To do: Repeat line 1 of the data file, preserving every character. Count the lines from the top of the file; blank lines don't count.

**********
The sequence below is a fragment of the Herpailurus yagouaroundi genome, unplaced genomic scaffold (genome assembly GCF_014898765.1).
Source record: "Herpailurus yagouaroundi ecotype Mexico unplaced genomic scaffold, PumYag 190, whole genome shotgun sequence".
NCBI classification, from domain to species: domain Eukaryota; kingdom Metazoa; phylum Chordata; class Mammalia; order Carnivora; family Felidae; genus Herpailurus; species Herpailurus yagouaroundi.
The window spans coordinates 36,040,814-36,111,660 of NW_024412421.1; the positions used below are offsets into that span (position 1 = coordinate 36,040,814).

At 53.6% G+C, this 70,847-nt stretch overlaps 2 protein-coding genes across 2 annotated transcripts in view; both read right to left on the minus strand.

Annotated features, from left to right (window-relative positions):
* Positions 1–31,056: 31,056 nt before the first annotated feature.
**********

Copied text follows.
The sequence below is a fragment of the Herpailurus yagouaroundi genome, unplaced genomic scaffold (genome assembly GCF_014898765.1).